As the COVID19 pandemic shows, that’s a very difficult thing to do.
It’s been super busy and I’ve been swamped trying to reset things after major changes my organizational landscape, but we continue to have the usual share of doom stalking the Earth: it’s hurricane season in the southern hemisphere, there have been a couple of significant earthquakes. The SARS-COV-2 virus that causes COVID-19 continues to be doing fine (humans not so much), and of course there is something happening in Washington DC today …
There are three active tropical cyclones in the Southern Hemisphere, two “invest” areas, and another invest area in the Philippines(!). Most of these are fairly weak systems, but Cyclone Eloise has just made landfall in Madagascar and is headed towards the African Mainland. The forecast models, as well as the official forecasts from MetoFrance (who are responsible for this area) and the US Joint Typhoon Warning Center, show it strengthening into a hurricane before the second landfall. Here’s the impact estimate …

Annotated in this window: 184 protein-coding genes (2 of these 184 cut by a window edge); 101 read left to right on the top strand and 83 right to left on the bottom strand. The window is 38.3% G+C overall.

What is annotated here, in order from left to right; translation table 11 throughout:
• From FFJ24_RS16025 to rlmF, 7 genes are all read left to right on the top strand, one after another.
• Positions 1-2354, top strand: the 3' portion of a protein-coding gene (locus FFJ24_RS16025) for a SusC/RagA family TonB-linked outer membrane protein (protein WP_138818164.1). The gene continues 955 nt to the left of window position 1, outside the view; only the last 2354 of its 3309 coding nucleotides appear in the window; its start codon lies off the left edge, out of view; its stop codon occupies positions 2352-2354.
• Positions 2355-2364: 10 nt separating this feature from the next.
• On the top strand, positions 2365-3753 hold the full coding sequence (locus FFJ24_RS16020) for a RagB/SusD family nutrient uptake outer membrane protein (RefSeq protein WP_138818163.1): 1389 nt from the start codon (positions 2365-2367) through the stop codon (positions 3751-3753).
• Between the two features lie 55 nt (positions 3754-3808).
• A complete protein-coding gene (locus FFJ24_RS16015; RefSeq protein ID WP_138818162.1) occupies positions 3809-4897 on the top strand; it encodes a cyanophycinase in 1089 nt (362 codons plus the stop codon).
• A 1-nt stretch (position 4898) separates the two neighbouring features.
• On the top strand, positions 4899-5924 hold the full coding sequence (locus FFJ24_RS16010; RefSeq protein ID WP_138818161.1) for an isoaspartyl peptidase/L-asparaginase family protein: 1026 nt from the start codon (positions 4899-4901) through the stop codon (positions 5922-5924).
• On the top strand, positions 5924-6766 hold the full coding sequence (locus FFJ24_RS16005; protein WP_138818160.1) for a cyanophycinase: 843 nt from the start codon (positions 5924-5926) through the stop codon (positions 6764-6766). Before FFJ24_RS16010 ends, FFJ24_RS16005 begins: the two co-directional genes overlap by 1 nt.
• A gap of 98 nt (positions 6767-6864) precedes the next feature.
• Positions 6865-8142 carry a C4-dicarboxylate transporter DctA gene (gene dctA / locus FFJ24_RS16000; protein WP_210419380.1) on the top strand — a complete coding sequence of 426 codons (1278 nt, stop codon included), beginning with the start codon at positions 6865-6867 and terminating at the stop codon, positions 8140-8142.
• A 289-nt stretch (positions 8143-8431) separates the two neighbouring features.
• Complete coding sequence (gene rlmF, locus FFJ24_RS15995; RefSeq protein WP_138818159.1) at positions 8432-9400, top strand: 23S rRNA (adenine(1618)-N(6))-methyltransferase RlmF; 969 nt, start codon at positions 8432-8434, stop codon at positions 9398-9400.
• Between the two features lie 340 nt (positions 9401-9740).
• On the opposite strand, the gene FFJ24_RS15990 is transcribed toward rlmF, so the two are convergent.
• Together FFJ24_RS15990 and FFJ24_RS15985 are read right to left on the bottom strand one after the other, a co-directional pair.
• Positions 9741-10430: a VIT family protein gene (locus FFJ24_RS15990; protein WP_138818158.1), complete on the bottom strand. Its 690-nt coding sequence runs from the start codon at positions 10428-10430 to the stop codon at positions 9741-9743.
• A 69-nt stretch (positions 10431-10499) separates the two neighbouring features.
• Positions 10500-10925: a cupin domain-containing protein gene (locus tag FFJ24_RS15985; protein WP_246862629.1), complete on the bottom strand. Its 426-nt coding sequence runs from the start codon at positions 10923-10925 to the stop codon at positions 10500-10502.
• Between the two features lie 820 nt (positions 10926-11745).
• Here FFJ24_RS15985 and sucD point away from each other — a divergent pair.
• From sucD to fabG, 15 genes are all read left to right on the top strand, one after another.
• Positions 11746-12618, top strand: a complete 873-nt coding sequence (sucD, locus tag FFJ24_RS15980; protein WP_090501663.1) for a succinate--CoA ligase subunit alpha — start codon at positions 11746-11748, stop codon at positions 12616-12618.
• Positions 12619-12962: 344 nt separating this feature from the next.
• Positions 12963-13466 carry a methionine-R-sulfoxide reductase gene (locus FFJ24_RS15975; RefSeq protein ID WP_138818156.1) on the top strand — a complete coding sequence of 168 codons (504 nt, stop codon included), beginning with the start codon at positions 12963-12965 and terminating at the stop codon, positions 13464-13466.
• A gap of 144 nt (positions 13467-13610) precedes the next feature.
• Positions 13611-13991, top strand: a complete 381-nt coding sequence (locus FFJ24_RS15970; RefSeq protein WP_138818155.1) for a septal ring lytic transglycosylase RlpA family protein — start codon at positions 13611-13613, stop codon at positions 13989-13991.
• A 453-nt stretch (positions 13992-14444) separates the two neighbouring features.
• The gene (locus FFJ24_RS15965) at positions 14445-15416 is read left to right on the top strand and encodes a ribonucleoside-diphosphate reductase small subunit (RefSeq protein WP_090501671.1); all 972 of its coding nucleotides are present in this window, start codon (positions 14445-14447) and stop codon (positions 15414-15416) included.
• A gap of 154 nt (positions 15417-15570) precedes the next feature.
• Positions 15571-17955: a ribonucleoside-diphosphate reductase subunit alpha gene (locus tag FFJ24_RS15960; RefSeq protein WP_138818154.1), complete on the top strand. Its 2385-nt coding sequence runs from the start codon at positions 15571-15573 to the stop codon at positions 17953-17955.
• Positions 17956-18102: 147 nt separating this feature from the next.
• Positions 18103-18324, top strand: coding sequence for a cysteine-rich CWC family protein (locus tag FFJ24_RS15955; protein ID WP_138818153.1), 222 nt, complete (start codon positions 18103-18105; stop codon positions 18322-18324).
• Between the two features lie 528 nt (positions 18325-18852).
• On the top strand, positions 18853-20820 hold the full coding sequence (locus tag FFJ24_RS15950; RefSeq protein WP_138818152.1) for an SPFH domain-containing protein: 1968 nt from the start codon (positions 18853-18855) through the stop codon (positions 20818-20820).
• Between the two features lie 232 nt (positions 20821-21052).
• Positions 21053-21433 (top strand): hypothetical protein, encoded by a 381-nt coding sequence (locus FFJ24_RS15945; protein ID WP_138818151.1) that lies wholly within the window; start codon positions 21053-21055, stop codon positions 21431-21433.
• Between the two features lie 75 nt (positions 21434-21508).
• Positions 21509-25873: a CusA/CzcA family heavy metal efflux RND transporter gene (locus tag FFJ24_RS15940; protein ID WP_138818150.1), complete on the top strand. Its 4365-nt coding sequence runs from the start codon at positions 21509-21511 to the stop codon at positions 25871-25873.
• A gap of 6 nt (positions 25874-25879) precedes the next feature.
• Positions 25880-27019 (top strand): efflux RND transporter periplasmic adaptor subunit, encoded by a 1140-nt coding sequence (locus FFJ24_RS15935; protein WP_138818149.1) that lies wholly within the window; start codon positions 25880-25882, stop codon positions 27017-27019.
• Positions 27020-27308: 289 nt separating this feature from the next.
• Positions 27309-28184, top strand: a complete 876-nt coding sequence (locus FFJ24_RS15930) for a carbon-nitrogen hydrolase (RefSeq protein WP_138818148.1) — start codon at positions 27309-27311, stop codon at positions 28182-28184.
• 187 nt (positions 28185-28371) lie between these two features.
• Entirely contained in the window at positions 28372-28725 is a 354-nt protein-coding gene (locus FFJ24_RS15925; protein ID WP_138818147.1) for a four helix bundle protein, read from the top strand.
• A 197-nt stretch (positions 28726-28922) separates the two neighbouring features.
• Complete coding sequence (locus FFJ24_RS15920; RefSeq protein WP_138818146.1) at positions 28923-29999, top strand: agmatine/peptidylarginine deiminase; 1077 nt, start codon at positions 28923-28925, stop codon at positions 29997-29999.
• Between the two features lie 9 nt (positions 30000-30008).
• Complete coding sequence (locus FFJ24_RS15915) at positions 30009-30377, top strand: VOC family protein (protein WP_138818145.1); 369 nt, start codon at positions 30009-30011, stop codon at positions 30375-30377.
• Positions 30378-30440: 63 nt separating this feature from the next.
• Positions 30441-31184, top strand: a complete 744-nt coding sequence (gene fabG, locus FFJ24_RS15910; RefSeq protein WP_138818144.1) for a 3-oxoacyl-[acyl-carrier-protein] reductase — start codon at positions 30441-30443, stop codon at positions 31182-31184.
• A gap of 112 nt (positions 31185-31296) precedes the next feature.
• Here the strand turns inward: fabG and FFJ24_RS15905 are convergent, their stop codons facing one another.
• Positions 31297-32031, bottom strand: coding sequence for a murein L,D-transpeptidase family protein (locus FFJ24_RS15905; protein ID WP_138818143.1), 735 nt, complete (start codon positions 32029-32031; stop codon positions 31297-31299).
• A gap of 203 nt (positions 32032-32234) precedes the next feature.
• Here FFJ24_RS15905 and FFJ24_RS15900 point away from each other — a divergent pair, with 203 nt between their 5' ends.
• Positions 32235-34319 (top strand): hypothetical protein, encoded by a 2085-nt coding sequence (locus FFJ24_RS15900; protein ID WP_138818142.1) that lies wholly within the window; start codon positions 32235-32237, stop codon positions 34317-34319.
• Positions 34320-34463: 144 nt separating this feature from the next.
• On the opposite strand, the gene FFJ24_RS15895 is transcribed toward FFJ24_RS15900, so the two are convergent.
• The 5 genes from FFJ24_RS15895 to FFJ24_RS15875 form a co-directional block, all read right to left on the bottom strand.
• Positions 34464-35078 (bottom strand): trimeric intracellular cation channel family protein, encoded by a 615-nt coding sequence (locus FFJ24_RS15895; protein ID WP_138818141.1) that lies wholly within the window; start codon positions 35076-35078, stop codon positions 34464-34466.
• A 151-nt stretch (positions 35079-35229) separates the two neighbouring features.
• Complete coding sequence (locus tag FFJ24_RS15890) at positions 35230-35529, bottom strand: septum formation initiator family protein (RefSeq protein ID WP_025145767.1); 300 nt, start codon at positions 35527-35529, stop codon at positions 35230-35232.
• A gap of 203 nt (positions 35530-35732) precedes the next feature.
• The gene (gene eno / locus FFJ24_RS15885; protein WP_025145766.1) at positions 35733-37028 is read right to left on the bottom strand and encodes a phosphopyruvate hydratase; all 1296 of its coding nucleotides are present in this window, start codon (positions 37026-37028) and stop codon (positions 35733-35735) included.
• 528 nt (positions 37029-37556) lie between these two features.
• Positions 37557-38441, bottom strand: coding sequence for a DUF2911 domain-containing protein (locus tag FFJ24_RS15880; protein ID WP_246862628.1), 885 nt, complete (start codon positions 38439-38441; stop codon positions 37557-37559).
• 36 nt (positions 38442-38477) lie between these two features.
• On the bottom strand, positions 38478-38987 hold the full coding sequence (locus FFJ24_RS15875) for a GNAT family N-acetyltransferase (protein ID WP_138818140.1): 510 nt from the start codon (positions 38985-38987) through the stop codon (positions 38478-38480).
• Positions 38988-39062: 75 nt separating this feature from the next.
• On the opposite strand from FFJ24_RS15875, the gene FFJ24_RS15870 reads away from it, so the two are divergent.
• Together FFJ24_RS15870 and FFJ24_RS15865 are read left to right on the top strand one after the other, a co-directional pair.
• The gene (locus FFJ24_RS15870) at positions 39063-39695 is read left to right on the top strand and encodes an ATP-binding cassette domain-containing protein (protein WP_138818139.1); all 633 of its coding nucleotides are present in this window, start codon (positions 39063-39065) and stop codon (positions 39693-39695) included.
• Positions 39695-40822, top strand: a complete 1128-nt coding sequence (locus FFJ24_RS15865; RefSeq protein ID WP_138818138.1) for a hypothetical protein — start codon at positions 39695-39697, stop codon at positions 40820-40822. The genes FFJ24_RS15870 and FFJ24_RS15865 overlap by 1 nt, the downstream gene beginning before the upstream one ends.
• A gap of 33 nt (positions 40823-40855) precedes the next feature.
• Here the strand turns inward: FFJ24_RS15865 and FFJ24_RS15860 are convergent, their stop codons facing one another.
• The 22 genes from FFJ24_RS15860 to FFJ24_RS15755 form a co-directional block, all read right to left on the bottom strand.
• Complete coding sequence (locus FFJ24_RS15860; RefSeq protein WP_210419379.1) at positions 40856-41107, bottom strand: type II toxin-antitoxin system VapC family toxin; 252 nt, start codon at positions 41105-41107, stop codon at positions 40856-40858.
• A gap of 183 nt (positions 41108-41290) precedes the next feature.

There has been a rash of earthquakes causing moderate damage over the last week. The two most significant are a series of quakes in San Juan province of Argentina, and a major earthquake causing significant damage near Sulawesi, Indonesia. Nearly 100 are known dead, while humanitarian situation among survivors in Indonesia is becoming of concern. Damage in Argentina seems mostly confined to infrastructure.